Casey Chambers:  Well, we've only scratched the surface, but I've taken up way too much of your time.  I'd like to thank you very much Mr. Bobrick for all the entertainment you've given us throughout the years.  It's been an honor speaking with you.

Sam Bobrick:  No problem at all, Casey.  It was great. And good luck to you.

Good stuff.

Casey Chambers

Monday, July 10, 2017

Interview -- Penelope Spheeris (Director)

"My life has just 
been a run of crazy comedians..."
~ Penelope Spheeris ~

When discussing director Penelope Spheeris, I hesitate to suggest she has led a charmed and magical life, only because that might imply that her acclaimed work in film has been more a gift from the good luck fairies and less from the good old fashioned sweat of hard work.  And that would simply be a falsehood.  An untruth.  And while she is indeed charming, her accomplishments are nothing less than well-earned.  Someone once said, 'you make your own luck.'  And that's exactly what Penelope has done.

She burned the late-night candle earning her Masters Degree at UCLA...and then kept her ears open and her eyes peeled for any opportunity she could grab.  She walked on the wire and absolutely dared anyone to tell her she couldn't do it.  She was fearless.

She rattled windows with her amazing documentaries about the music culture.  She smacked us around a bit with films about alienation and desperation.  And she coddled us with light-hearted comedies.  Penelope is a complete badass. (More about that later.)  She sticks her chin out and picks up her feet.  And because of this bravado, while on her lengthy film-making journey, she might've helped remove a few more barriers making it possible for other girls who desire to point the camera to dream, too.  Go get you some.

Penelope Spheeris Interview  --  July 2017
Penelope Spheeris  (Director)

Casey Chambers:  You were making music videos when people didn't even know what music videos were.  How did you get started doing that?

Penelope Spheeris:  I was just graduating from UCLA and a friend of mine at CBS Records, Peter Philbin, called me up and he goes...'How would you like to make a music video?'  And I said, 'What is that?' (laughs)  And he said, 'We figured out that we don't really need to send a band around the world anymore.  We could just shoot a video and show the whole world that way by sending a little piece of film around.'  And this was in the early '70s, so it wasn't even called a video at that point.  We were shooting 16mm film.  But that's how I got started.  I shot my first music video at The Troubadour in Los Angeles and I shot my last music video at Paramount on a soundstage doing "Bohemian Rhapsody" with "Wayne's World."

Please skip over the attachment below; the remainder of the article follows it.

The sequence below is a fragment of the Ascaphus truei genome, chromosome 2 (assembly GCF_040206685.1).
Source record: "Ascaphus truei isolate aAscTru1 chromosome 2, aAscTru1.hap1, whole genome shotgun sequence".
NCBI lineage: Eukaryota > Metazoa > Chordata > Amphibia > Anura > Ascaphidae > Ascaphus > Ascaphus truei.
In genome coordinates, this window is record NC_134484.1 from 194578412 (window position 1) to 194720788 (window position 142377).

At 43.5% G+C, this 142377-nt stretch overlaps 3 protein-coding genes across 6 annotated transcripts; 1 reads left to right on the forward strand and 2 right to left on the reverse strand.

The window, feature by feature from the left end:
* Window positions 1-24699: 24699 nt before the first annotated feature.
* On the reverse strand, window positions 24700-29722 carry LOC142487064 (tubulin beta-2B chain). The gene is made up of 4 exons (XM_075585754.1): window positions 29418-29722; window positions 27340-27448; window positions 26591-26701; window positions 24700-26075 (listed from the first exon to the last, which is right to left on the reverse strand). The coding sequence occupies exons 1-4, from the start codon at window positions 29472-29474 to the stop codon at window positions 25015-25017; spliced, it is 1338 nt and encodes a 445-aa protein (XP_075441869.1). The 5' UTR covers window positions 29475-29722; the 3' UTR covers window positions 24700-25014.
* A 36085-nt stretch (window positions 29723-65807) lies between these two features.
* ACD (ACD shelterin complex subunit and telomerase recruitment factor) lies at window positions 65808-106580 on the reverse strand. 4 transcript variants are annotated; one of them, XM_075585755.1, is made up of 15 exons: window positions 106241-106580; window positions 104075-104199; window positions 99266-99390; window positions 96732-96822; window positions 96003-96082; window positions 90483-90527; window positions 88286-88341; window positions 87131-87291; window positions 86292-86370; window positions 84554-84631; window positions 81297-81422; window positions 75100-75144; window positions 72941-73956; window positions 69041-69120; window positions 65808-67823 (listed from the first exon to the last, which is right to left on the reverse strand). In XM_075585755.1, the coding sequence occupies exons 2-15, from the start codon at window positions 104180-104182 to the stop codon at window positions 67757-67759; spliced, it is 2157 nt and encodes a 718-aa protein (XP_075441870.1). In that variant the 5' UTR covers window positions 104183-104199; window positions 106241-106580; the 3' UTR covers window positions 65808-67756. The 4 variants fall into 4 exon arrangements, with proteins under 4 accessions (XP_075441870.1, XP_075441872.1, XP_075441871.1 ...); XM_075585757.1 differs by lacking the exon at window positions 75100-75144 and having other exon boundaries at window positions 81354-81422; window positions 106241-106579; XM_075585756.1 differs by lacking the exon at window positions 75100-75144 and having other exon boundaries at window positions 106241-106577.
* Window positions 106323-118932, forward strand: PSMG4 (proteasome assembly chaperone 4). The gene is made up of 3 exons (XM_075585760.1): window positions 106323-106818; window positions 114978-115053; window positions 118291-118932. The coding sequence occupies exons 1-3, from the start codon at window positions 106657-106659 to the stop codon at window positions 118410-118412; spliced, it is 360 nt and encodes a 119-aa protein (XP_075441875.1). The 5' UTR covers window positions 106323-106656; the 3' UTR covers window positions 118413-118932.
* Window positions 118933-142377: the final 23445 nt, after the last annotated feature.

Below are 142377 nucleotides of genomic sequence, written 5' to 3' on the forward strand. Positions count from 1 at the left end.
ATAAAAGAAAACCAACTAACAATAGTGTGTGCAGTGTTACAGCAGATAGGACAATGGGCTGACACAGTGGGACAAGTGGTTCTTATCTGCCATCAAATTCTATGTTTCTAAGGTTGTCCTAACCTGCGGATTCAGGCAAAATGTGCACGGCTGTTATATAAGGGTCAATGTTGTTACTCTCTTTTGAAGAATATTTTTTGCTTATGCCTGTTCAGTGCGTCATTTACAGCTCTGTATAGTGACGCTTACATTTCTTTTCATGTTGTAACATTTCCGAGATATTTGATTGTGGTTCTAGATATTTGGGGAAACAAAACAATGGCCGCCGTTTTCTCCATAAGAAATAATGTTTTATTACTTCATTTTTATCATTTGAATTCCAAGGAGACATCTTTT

Casey Chambers:  Do you recall the very first video you shot at The Troubadour?

Penelope Spheeris:  Her name was Chi Coltrane.  She was a beautiful young blond girl with a piano and she sang a song.  She was related somehow to John Coltrane.  And yeah, I don't think anybody ever really...but after that, I worked with CBS on a lot of other acts.  And with Warner Brothers Records.  And Casablanca, etc.

Casey Chambers:  Were there any artists you especially enjoyed shooting videos for?

"Dr. Funkenstein" - Parliament Funkadelic / Promo Film-Music

Penelope Spheeris:  Well, one of the most memorable times was in 1974 when Adam Summers at Warner Brothers Records put me on a plane to New York and I filmed Funkadelic.  I filmed George Clinton coming out of the Mothership doing "Dr. Funkenstein." (laughs)

Casey Chambers:  That'll never go out of style.

Penelope Spheeris: Yeah, it was great.  I shot a lot of what they called...sales presentations.  They had these centers in different areas of the country where the sales reps for Warner Brothers Records were.  So I would shoot a half hour or an hour reel to introduce the new product.  I did Fleetwood Mac and Curtis Mayfield.  The Staple Singers.  I mean, there was so many of these things I did.

Casey Chambers:  In the '70s, you began making short films with Albert Brooks for SNL.  How did you begin collaborating with him?

Penelope Spheeris:  Well, I was at UCLA and there was a sign on the bulletin board.  You know, there was no social media back then so you'd put a sign up on a post.  And it said that these two guys needed a transcriber to transcribe some tapes 'cause they were doing a movie on Jimi Hendrix.  And the movie turned out to be called, "Jimi Hendrix."  Those guys were Gary Weis and John Head.

Gary and John were really good friends with Lorne Michaels.  And I would always be hanging out with Lorne.  Now, this was before "Saturday Night Live."  And I actually heard him say, 'I think I'm gonna go try to start a late night, Saturday night, kind of thing in New York.  Maybe live or something.'  And then, he went and did it.